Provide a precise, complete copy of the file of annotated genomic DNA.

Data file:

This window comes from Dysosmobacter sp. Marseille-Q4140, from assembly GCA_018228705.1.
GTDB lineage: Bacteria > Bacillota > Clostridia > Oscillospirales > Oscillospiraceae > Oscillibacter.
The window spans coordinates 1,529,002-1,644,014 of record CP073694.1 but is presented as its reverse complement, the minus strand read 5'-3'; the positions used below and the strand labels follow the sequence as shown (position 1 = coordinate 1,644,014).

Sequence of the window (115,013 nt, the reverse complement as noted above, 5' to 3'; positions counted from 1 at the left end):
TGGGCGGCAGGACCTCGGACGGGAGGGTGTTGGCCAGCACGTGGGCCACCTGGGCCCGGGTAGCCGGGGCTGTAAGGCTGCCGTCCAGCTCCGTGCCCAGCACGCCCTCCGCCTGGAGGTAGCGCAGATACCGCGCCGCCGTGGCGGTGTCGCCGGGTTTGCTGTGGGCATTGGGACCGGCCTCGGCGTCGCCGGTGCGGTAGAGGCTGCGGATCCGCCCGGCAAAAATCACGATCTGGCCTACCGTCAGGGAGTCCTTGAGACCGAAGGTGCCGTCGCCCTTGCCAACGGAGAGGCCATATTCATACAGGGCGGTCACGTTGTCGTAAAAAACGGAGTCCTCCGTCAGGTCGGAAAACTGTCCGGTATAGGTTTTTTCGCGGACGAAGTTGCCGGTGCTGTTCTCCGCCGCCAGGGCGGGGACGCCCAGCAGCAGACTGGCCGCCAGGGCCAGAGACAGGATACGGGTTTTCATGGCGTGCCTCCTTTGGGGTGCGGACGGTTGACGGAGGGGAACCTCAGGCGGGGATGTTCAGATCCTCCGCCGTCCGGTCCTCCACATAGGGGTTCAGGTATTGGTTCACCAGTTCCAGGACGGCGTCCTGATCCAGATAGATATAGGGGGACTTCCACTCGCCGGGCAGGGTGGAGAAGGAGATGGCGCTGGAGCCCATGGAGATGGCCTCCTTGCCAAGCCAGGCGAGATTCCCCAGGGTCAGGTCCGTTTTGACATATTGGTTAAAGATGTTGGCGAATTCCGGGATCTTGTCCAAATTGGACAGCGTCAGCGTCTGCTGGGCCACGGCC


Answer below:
This window comes from Dysosmobacter sp. Marseille-Q4140, from assembly GCA_018228705.1.
GTDB lineage: Bacteria > Bacillota > Clostridia > Oscillospirales > Oscillospiraceae > Oscillibacter.
The window spans coordinates 1,529,002-1,644,014 of record CP073694.1 but is presented as its reverse complement, the minus strand read 5'-3'; the positions used below and the strand labels follow the sequence as shown (position 1 = coordinate 1,644,014).

Sequence of the window (115,013 nt, the reverse complement as noted above, 5' to 3'; positions counted from 1 at the left end):
TGGGCGGCAGGACCTCGGACGGGAGGGTGTTGGCCAGCACGTGGGCCACCTGGGCCCGGGTAGCCGGGGCTGTAAGGCTGCCGTCCAGCTCCGTGCCCAGCACGCCCTCCGCCTGGAGGTAGCGCAGATACCGCGCCGCCGTGGCGGTGTCGCCGGGTTTGCTGTGGGCATTGGGACCGGCCTCGGCGTCGCCGGTGCGGTAGAGGCTGCGGATCCGCCCGGCAAAAATCACGATCTGGCCTACCGTCAGGGAGTCCTTGAGACCGAAGGTGCCGTCGCCCTTGCCAACGGAGAGGCCATATTCATACAGGGCGGTCACGTTGTCGTAAAAAACGGAGTCCTCCGTCAGGTCGGAAAACTGTCCGGTATAGGTTTTTTCGCGGACGAAGTTGCCGGTGCTGTTCTCCGCCGCCAGGGCGGGGACGCCCAGCAGCAGACTGGCCGCCAGGGCCAGAGACAGGATACGGGTTTTCATGGCGTGCCTCCTTTGGGGTGCGGACGGTTGACGGAGGGGAACCTCAGGCGGGGATGTTCAGATCCTCCGCCGTCCGGTCCTCCACATAGGGGTTCAGGTATTGGTTCACCAGTTCCAGGACGGCGTCCTGATCCAGATAGATATAGGGGGACTTCCACTCGCCGGGCAGGGTGGAGAAGGAGATGGCGCTGGAGCCCATGGAGATGGCCTCCTTGCCAAGCCAGGCGAGATTCCCCAGGGTCAGGTCCGTTTTGACATATTGGTTAAAGATGTTGGCGAATTCCGGGATCTTGTCCAAATTGGACAGCGTCAGCGTCTGCTGGGCCACGGCC